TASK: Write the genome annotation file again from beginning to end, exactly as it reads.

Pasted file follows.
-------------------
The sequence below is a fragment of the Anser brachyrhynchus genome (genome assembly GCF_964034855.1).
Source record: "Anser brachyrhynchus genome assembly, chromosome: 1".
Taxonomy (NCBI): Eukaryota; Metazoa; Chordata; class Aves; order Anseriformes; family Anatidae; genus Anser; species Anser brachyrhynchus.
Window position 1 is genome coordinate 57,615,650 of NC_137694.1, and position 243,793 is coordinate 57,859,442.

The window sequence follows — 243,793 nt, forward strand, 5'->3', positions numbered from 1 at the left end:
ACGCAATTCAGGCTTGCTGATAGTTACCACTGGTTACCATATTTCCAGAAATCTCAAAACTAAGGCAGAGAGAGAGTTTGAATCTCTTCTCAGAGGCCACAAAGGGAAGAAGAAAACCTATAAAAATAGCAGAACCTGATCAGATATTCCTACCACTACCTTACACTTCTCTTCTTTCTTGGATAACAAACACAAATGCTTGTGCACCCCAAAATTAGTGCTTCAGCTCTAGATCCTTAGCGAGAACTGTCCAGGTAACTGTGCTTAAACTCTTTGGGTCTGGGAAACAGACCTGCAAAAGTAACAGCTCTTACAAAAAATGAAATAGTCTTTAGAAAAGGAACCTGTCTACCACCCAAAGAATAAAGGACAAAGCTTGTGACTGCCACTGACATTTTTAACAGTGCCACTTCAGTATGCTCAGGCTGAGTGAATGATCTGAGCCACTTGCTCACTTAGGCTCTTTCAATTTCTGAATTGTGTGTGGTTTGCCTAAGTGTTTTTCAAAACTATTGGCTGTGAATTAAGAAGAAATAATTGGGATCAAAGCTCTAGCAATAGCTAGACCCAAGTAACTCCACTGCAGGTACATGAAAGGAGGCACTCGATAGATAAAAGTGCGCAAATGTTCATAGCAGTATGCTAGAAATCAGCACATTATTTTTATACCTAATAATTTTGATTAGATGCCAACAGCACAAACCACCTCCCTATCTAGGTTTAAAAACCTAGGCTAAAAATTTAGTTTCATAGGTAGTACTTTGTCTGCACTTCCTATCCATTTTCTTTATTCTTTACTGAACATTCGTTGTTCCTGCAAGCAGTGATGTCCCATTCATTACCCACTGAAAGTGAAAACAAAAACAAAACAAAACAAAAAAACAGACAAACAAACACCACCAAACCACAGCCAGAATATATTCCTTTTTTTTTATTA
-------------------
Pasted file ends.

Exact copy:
The sequence below is a fragment of the Anser brachyrhynchus genome (genome assembly GCF_964034855.1).
Source record: "Anser brachyrhynchus genome assembly, chromosome: 1".
Taxonomy (NCBI): Eukaryota; Metazoa; Chordata; class Aves; order Anseriformes; family Anatidae; genus Anser; species Anser brachyrhynchus.
Window position 1 is genome coordinate 57,615,650 of NC_137694.1, and position 243,793 is coordinate 57,859,442.

The window sequence follows — 243,793 nt, forward strand, 5'->3', positions numbered from 1 at the left end:
ACGCAATTCAGGCTTGCTGATAGTTACCACTGGTTACCATATTTCCAGAAATCTCAAAACTAAGGCAGAGAGAGAGTTTGAATCTCTTCTCAGAGGCCACAAAGGGAAGAAGAAAACCTATAAAAATAGCAGAACCTGATCAGATATTCCTACCACTACCTTACACTTCTCTTCTTTCTTGGATAACAAACACAAATGCTTGTGCACCCCAAAATTAGTGCTTCAGCTCTAGATCCTTAGCGAGAACTGTCCAGGTAACTGTGCTTAAACTCTTTGGGTCTGGGAAACAGACCTGCAAAAGTAACAGCTCTTACAAAAAATGAAATAGTCTTTAGAAAAGGAACCTGTCTACCACCCAAAGAATAAAGGACAAAGCTTGTGACTGCCACTGACATTTTTAACAGTGCCACTTCAGTATGCTCAGGCTGAGTGAATGATCTGAGCCACTTGCTCACTTAGGCTCTTTCAATTTCTGAATTGTGTGTGGTTTGCCTAAGTGTTTTTCAAAACTATTGGCTGTGAATTAAGAAGAAATAATTGGGATCAAAGCTCTAGCAATAGCTAGACCCAAGTAACTCCACTGCAGGTACATGAAAGGAGGCACTCGATAGATAAAAGTGCGCAAATGTTCATAGCAGTATGCTAGAAATCAGCACATTATTTTTATACCTAATAATTTTGATTAGATGCCAACAGCACAAACCACCTCCCTATCTAGGTTTAAAAACCTAGGCTAAAAATTTAGTTTCATAGGTAGTACTTTGTCTGCACTTCCTATCCATTTTCTTTATTCTTTACTGAACATTCGTTGTTCCTGCAAGCAGTGATGTCCCATTCATTACCCACTGAAAGTGAAAACAAAAACAAAACAAAACAAAAAAACAGACAAACAAACACCACCAAACCACAGCCAGAATATATTCCTTTTTTTTTATTA